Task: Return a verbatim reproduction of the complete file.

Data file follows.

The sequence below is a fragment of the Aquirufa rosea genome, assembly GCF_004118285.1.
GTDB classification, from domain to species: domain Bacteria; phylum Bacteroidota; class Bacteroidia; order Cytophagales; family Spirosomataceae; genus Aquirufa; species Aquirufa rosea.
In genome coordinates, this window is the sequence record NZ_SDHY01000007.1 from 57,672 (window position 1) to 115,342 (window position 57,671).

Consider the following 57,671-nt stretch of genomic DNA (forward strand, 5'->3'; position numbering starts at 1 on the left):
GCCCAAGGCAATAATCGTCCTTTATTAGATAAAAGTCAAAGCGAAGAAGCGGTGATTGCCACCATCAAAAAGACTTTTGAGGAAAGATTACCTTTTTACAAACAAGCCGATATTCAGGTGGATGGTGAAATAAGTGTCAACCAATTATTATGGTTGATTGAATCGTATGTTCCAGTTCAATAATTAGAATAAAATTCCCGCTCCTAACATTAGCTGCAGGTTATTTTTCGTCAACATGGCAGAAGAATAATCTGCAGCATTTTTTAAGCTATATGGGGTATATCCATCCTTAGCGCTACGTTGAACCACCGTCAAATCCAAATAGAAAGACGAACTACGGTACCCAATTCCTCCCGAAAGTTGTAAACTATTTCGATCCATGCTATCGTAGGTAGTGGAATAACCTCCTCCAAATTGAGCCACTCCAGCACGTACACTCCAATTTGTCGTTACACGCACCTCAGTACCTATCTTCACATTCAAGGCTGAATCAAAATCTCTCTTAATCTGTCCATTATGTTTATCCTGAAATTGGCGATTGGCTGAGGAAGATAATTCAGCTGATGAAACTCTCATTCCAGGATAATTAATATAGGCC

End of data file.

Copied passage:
The sequence below is a fragment of the Aquirufa rosea genome, assembly GCF_004118285.1.
GTDB classification, from domain to species: domain Bacteria; phylum Bacteroidota; class Bacteroidia; order Cytophagales; family Spirosomataceae; genus Aquirufa; species Aquirufa rosea.
In genome coordinates, this window is the sequence record NZ_SDHY01000007.1 from 57,672 (window position 1) to 115,342 (window position 57,671).

Consider the following 57,671-nt stretch of genomic DNA (forward strand, 5'->3'; position numbering starts at 1 on the left):
GCCCAAGGCAATAATCGTCCTTTATTAGATAAAAGTCAAAGCGAAGAAGCGGTGATTGCCACCATCAAAAAGACTTTTGAGGAAAGATTACCTTTTTACAAACAAGCCGATATTCAGGTGGATGGTGAAATAAGTGTCAACCAATTATTATGGTTGATTGAATCGTATGTTCCAGTTCAATAATTAGAATAAAATTCCCGCTCCTAACATTAGCTGCAGGTTATTTTTCGTCAACATGGCAGAAGAATAATCTGCAGCATTTTTTAAGCTATATGGGGTATATCCATCCTTAGCGCTACGTTGAACCACCGTCAAATCCAAATAGAAAGACGAACTACGGTACCCAATTCCTCCCGAAAGTTGTAAACTATTTCGATCCATGCTATCGTAGGTAGTGGAATAACCTCCTCCAAATTGAGCCACTCCAGCACGTACACTCCAATTTGTCGTTACACGCACCTCAGTACCTATCTTCACATTCAAGGCTGAATCAAAATCTCTCTTAATCTGTCCATTATGTTTATCCTGAAATTGGCGATTGGCTGAGGAAGATAATTCAGCTGATGAAACTCTCATTCCAGGATAATTAATATAGGCC